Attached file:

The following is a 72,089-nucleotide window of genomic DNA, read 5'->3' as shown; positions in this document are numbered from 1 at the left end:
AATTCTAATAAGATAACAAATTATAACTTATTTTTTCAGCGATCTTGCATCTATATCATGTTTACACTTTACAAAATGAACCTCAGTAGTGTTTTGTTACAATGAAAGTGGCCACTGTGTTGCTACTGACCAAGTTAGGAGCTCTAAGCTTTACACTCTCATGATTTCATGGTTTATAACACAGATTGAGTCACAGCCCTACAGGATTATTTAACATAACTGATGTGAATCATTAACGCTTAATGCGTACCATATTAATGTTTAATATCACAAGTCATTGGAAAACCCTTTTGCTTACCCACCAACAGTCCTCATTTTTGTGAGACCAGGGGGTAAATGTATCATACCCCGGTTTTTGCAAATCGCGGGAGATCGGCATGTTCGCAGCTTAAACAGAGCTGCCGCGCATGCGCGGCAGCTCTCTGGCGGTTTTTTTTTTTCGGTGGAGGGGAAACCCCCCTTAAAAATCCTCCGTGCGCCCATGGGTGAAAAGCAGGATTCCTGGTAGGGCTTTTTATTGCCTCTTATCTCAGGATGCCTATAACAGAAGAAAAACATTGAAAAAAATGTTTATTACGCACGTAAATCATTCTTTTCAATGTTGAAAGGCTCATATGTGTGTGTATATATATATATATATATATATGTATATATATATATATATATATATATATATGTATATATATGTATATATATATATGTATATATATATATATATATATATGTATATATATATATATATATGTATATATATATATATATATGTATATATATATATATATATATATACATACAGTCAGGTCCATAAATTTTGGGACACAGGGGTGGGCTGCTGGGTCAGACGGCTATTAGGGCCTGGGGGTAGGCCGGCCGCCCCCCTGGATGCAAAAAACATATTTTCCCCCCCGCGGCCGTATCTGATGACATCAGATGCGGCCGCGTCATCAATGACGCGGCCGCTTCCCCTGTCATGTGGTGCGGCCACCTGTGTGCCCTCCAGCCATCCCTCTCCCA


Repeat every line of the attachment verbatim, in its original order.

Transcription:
The following is a 72,089-nucleotide window of genomic DNA, read 5'->3' as shown; positions in this document are numbered from 1 at the left end:
AATTCTAATAAGATAACAAATTATAACTTATTTTTTCAGCGATCTTGCATCTATATCATGTTTACACTTTACAAAATGAACCTCAGTAGTGTTTTGTTACAATGAAAGTGGCCACTGTGTTGCTACTGACCAAGTTAGGAGCTCTAAGCTTTACACTCTCATGATTTCATGGTTTATAACACAGATTGAGTCACAGCCCTACAGGATTATTTAACATAACTGATGTGAATCATTAACGCTTAATGCGTACCATATTAATGTTTAATATCACAAGTCATTGGAAAACCCTTTTGCTTACCCACCAACAGTCCTCATTTTTGTGAGACCAGGGGGTAAATGTATCATACCCCGGTTTTTGCAAATCGCGGGAGATCGGCATGTTCGCAGCTTAAACAGAGCTGCCGCGCATGCGCGGCAGCTCTCTGGCGGTTTTTTTTTTTCGGTGGAGGGGAAACCCCCCTTAAAAATCCTCCGTGCGCCCATGGGTGAAAAGCAGGATTCCTGGTAGGGCTTTTTATTGCCTCTTATCTCAGGATGCCTATAACAGAAGAAAAACATTGAAAAAAATGTTTATTACGCACGTAAATCATTCTTTTCAATGTTGAAAGGCTCATATGTGTGTGTATATATATATATATATATATATGTATATATATATATATATATATATATATATGTATATATATGTATATATATATATGTATATATATATATATATATATATGTATATATATATATATATATGTATATATATATATATATATGTATATATATATATATATATATATACATACAGTCAGGTCCATAAATTTTGGGACACAGGGGTGGGCTGCTGGGTCAGACGGCTATTAGGGCCTGGGGGTAGGCCGGCCGCCCCCCTGGATGCAAAAAACATATTTTCCCCCCCGCGGCCGTATCTGATGACATCAGATGCGGCCGCGTCATCAATGACGCGGCCGCTTCCCCTGTCATGTGGTGCGGCCACCTGTGTGCCCTCCAGCCATCCCTCTCCCA